Today, International Women’s Day, feminism in Spain will be divided… and dissatisfied, according to a survey published today by the newspaper El Mundo, which explains that: Feminism arrives at 8-M more divided than ever, with two separate demonstrations in twenty cities that show the inability of the PSOE and Unidas Podemos to bring positions closer together and iron out the culture wars of our time. From the Trans Law to…
Juan C. Palomino, Juan G. Rodríguez, Raquel Sebastian (ICAE) | Lockdown measures are likely to worsen cohesion in Europe both between countries and, especially, within countries. Our decomposition exercise shows that between-countries inequality will increase in Europe between 2.5% and 4.0%, while within-countries inequality will increase between 5.0% and 12.1%. In general, we find a greater increase of both poverty and inequality in Eastern and Southern Europe than in Northern and Central Europe.
MADRID | By Luis Arroyo | What has growth to do with growing inequality? Until recently, we thought that inequality favoured growth, or in anycase it had a neutral impact on it. Growth was the “best supplier” to create new opportunities, through the vertical mobility of the most flexible countries. But the OECD released this report showing how inequality “significantly” curbs economic prosperity. And yet, Krugman is skeptical that the inverse correlation between inequality and growth is so obvious. According to him, strong evidence is lacking, and there are signs that part of inequality can be cured with growth.
Jacob Straus | Homelessness continues to plague societies the world over, with legal frameworks needed to tackle it still largely lacking.
BEIJING | By Zhou Dongxu (Caixin) | China’s income inequality is relatively high, and its wealth inequality, as measured by the Gini index, is greater than its income inequality. The U.S.’ income inequality index is lower than China’s, but its wealth inequality is higher – Its Gini coefficient for household wealth was 0.8, compared with China’s 0.73. This is because the United States has a relatively mature market economy, where wealth has been accumulated slowly through income and investment. Many in China, however, own homes allocated to them by the government. As those homes’ value increased, so did their wealth.
MADRID | The Corner | One of 2014 most commented/loved/bashed books has been Thomas Piketty’s “Capital in the Twenty-First Century”, which put such an old concept as inequality back on the table. The truth is, as inequality is reducing on a global scale, it is increasing within many economies, including emerging countries like China and India. Increasing access to education and electricity in poor countries and areas pays out, as the World Bank is underlining in a campaign (check the video above).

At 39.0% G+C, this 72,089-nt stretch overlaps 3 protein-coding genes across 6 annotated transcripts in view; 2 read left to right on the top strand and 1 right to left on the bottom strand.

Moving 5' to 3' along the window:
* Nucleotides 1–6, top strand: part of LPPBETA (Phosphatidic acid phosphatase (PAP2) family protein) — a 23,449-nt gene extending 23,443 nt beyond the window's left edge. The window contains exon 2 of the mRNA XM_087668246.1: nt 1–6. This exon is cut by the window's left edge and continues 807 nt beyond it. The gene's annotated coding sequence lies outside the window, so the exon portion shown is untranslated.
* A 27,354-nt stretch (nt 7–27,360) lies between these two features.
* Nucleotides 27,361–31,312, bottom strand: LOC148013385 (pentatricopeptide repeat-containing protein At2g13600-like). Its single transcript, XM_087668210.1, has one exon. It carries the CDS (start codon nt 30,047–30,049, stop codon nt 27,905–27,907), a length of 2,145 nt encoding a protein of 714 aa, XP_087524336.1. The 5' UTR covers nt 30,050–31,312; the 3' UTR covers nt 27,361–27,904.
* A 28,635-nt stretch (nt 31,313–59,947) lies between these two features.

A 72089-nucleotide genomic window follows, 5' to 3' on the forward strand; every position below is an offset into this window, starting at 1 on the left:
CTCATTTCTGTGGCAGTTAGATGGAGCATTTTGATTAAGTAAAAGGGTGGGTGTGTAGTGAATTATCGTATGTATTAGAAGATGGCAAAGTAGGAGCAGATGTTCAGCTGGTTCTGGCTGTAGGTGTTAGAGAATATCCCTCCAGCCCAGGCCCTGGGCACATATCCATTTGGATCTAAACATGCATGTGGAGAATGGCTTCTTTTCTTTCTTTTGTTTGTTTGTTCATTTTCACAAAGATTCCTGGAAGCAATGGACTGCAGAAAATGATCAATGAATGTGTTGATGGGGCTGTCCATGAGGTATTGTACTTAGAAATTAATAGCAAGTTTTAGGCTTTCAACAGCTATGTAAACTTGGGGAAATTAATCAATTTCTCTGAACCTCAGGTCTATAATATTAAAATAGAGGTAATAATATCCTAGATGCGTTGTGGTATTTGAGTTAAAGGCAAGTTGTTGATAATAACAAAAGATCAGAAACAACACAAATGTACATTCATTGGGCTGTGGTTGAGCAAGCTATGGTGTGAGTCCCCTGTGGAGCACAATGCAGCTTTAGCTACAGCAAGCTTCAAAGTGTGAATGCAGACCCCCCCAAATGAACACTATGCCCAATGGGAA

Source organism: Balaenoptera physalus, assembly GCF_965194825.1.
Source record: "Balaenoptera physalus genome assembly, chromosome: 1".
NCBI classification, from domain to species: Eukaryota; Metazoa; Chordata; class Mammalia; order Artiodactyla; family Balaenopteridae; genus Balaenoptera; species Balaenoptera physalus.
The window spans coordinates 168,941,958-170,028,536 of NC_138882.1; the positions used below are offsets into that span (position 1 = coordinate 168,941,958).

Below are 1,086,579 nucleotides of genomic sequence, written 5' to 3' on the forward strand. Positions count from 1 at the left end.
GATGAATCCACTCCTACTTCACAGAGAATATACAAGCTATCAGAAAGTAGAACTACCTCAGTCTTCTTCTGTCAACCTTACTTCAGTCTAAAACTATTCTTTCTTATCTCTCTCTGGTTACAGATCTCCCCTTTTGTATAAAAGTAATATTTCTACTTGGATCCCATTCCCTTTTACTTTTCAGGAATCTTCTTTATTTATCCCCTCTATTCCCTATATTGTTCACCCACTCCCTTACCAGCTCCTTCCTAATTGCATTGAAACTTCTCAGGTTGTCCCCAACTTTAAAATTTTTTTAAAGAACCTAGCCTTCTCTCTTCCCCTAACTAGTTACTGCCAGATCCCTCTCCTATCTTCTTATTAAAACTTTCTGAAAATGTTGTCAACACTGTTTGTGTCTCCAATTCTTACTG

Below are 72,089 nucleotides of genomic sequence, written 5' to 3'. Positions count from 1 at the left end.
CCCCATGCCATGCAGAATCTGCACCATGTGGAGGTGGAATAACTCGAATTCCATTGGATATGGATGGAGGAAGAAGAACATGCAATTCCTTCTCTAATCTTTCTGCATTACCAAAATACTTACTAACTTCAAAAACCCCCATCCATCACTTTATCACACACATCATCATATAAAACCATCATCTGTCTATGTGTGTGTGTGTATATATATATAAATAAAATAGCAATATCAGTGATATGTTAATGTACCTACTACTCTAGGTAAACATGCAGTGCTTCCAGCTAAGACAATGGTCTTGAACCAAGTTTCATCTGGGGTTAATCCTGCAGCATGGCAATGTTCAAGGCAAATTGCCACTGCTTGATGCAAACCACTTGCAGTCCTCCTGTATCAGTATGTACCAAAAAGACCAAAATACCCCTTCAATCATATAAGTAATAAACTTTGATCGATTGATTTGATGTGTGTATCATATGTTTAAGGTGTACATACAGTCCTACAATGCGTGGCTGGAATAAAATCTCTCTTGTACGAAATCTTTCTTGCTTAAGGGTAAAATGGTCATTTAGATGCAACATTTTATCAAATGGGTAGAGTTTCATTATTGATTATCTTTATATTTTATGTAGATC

WASHINTON, DC via Next New Deal | By Harry Stein | Nobel-winning economist Joseph Stiglitz takes a hard look at subsidies for investment income. He advocates taxing capital gains and dividends at the same rates as ordinary income. Under current law, the federal government will deliver an estimated $1.34 trillion in subsidies to investors over the next 10 years in the form of reduced tax rates for capital gains and dividends. Sixty-eight percent of that money will go to the top 1 percent. Stiglitz argues that there is “no justification for taxing those who work hard to earn a living at a higher rate than those who derive their income from speculation.”
KANSAS CITY | By Truman Factor| Karl Fitzgerald of Renegade Economists and Michael Hudson review French economist Thomas Piketty’s new book, Capital in the 21st Century, which is barnstorming the world at the moment. One of his important discoveries is the disparity in wealth is much greater than the disparity of income because of tax avoidance by the rich. They don’t earn an income.
LONDON | Even Ledbury Research, a specialised market intelligence agency that on Thursday released fresh data on the wealthiest few of the British society, acknowledges how tough the task of gaining access to their detailed information is. Yet, the rich hold a vast share of consumer influence and, obviously, economic power in their countries, so it is worth making the effort. What the Wealth Size report brought is a tale…